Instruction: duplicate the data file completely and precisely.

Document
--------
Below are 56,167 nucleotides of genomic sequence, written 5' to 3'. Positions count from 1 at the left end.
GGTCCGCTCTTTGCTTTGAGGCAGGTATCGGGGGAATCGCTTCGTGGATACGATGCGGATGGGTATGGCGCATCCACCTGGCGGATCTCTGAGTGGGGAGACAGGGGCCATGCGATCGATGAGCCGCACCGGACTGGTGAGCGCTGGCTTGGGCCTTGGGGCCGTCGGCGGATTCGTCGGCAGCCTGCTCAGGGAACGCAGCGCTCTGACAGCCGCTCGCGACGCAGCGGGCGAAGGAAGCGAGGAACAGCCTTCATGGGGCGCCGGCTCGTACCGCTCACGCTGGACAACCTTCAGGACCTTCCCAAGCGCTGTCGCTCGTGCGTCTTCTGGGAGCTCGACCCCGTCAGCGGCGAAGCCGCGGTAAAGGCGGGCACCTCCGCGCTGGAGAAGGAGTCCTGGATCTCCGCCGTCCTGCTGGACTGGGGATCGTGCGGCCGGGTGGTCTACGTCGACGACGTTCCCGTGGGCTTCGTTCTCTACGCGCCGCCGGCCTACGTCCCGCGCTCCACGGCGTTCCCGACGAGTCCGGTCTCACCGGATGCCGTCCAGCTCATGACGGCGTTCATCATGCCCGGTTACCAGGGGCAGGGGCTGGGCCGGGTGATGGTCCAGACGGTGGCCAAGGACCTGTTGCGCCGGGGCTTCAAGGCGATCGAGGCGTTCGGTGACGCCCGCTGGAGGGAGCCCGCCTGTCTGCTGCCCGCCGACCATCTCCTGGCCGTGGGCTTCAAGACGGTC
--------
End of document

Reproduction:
Below are 56,167 nucleotides of genomic sequence, written 5' to 3'. Positions count from 1 at the left end.
GGTCCGCTCTTTGCTTTGAGGCAGGTATCGGGGGAATCGCTTCGTGGATACGATGCGGATGGGTATGGCGCATCCACCTGGCGGATCTCTGAGTGGGGAGACAGGGGCCATGCGATCGATGAGCCGCACCGGACTGGTGAGCGCTGGCTTGGGCCTTGGGGCCGTCGGCGGATTCGTCGGCAGCCTGCTCAGGGAACGCAGCGCTCTGACAGCCGCTCGCGACGCAGCGGGCGAAGGAAGCGAGGAACAGCCTTCATGGGGCGCCGGCTCGTACCGCTCACGCTGGACAACCTTCAGGACCTTCCCAAGCGCTGTCGCTCGTGCGTCTTCTGGGAGCTCGACCCCGTCAGCGGCGAAGCCGCGGTAAAGGCGGGCACCTCCGCGCTGGAGAAGGAGTCCTGGATCTCCGCCGTCCTGCTGGACTGGGGATCGTGCGGCCGGGTGGTCTACGTCGACGACGTTCCCGTGGGCTTCGTTCTCTACGCGCCGCCGGCCTACGTCCCGCGCTCCACGGCGTTCCCGACGAGTCCGGTCTCACCGGATGCCGTCCAGCTCATGACGGCGTTCATCATGCCCGGTTACCAGGGGCAGGGGCTGGGCCGGGTGATGGTCCAGACGGTGGCCAAGGACCTGTTGCGCCGGGGCTTCAAGGCGATCGAGGCGTTCGGTGACGCCCGCTGGAGGGAGCCCGCCTGTCTGCTGCCCGCCGACCATCTCCTGGCCGTGGGCTTCAAGACGGTC